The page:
Hello and welcome to Baby Dribble which is brought to you from Sweet Dreamers HQ by the SweetDreamers team. Baby Dribble is a fun, friendly and FREE parenting advice “channel” for new and expectant parents and caregivers. We aim to offer knowledge, support and insight into to the wonderful world of parenthood with industry expert guests and medical professionals.
Our panel today are two mothers from the Sweet Dreamers team, myself, Lynda a mum of 6 and Lucy new mum to Mason.
This week we’ll be talking about newborn sleep and what you can expect in the first 4 weeks when you arrive home with your little bundle of joy. We hope to offer some informative, entertaining and practical advice on navigating this potentially difficult period as a new parent.
It is said that new parents miss out on 6 months of sleep in their child’s first two years. We can remember back to our first babies and feeling like an extra from the walking dead, essentially walking around like zombies. Often new mums can feel isolated as it can seem like everyone is coping and is not as tired as you however we know this is not the case and wonder if everyone is very good at hiding it. We think some social pressure may be to blame for this as we all want to look like we have it together however it is ok to ask for help.
We all hear the saying ‘Sleeping like a Baby’ and as mothers we think this is a false statement so we delved a little deeper to see where this came from. This saying refers to how a baby sleeps not how much. Babies have no worldly worries or worries to lose sleep over therefore they sleep peacefully.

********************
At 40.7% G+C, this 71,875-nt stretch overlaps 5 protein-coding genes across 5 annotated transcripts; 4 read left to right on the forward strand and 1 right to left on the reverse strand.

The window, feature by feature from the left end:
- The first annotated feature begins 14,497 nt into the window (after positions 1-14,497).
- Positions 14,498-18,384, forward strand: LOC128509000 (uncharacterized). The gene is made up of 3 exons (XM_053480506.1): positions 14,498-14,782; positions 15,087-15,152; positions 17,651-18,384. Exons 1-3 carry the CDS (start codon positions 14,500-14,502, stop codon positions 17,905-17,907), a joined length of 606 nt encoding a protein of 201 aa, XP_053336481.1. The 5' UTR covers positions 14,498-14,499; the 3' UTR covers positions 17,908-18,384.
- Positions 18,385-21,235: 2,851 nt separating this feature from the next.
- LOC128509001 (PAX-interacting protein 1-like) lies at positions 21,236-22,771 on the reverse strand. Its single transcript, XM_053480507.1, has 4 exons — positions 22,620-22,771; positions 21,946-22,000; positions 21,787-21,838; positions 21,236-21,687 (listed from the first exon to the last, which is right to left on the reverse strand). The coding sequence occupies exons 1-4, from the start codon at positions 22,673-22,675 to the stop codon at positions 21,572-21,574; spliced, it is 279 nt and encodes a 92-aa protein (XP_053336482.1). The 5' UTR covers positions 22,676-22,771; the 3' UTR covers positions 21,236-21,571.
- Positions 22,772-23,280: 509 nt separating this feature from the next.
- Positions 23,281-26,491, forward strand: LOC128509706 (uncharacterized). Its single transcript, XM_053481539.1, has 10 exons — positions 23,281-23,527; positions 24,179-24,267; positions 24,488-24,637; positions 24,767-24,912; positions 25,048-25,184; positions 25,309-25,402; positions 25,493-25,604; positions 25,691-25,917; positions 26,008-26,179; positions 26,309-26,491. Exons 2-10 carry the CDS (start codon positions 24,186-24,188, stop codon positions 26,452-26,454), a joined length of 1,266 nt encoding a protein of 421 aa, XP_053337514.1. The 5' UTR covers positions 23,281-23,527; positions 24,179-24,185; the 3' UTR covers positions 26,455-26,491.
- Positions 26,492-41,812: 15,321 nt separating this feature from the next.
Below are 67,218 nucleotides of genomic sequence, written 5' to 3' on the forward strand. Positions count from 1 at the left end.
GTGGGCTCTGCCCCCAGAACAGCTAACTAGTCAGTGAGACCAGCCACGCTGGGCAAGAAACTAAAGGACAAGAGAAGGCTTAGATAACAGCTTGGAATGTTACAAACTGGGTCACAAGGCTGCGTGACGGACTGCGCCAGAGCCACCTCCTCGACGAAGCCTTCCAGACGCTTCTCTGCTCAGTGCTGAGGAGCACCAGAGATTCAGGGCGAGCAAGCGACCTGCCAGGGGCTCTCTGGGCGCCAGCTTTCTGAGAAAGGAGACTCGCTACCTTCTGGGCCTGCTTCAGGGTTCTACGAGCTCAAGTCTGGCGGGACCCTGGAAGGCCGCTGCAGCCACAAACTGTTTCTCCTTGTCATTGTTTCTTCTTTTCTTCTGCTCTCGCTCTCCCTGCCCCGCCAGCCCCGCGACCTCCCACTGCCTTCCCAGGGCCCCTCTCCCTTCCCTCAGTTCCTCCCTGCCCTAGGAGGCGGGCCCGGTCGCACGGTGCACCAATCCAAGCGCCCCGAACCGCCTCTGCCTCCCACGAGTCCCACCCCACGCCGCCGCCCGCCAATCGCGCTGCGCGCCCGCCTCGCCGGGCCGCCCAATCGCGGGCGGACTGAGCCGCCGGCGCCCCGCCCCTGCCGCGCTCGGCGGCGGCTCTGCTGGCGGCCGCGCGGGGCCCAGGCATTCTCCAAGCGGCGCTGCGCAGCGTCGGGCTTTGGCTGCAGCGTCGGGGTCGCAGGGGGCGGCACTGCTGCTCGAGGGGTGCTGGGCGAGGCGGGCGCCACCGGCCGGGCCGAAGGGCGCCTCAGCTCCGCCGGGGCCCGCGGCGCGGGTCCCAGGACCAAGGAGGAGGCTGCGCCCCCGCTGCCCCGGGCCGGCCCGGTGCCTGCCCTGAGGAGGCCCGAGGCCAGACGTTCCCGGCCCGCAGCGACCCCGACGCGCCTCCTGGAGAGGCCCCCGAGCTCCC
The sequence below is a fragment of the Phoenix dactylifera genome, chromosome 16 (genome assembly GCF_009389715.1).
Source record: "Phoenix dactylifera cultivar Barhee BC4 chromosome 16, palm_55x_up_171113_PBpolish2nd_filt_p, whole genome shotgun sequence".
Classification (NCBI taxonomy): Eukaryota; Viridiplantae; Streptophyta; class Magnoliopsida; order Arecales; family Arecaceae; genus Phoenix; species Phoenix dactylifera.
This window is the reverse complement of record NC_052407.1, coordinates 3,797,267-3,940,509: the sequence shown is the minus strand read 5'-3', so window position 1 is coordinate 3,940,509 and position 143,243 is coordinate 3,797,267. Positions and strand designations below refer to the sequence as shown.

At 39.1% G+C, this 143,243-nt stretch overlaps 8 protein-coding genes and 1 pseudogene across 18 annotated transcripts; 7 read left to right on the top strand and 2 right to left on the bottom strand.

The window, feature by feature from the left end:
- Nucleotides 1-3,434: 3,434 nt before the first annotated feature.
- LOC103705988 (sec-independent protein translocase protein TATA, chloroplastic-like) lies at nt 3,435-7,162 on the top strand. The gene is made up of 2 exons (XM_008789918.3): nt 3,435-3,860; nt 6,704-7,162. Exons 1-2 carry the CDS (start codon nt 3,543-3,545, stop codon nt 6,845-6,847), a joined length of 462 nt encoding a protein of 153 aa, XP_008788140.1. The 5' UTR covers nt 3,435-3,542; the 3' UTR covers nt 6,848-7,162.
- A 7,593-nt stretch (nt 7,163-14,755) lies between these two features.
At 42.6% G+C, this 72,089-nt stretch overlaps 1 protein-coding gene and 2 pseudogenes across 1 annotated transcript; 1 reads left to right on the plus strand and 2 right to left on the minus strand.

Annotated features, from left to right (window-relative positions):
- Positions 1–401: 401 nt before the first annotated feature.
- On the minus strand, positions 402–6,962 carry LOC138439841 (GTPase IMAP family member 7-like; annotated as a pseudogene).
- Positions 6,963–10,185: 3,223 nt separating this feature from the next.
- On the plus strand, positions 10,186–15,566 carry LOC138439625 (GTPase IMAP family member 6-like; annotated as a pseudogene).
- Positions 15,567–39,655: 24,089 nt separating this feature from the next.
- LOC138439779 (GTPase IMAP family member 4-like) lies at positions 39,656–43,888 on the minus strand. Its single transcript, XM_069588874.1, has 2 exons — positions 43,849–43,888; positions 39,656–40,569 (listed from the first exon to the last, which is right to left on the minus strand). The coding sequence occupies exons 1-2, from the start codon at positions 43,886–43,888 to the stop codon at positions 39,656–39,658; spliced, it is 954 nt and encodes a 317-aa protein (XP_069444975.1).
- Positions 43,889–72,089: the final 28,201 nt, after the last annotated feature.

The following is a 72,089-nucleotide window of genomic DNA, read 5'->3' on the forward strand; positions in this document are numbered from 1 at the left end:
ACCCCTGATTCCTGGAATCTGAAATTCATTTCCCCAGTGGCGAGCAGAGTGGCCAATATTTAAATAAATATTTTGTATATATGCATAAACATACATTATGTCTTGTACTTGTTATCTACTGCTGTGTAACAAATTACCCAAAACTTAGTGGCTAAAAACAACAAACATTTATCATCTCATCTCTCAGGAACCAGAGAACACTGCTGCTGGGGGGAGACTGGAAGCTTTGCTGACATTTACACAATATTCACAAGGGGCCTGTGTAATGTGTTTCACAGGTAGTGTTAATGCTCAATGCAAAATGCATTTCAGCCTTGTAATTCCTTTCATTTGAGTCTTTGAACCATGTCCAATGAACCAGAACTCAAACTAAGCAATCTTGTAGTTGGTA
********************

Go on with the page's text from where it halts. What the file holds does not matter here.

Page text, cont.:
Earlier in the week we conducted a Myth Busting Newborn sleep poll on our Instagram story to see how much our followers knew about newborn sleep, here are the results.
Newborns need a quiet room to fall asleep
This is a false statement. Babies can hear from around 15 weeks’ gestation so when your little one was in the womb. Babies can hear all sorts in there and those sounds are what can comfort them now they have been born.
Many would refer to these sounds as white noise which is technically speaking a sound that contains every frequency within the range of human hearing in equal amounts, white noise refers to sounds such as static radio or television sound. However, it is pink noise that we know to be the winner.
Pink noise is a richer, more fuller sound but also gentler on the ears which is perfect for baby ears. Pink noise refers to sounds such a heartbeat, womb sounds and rainfall. These sorts of noises are familiar to babies a create a relaxed atmosphere which in turn soothes them to sleep.
Newborn babies should sleep on their back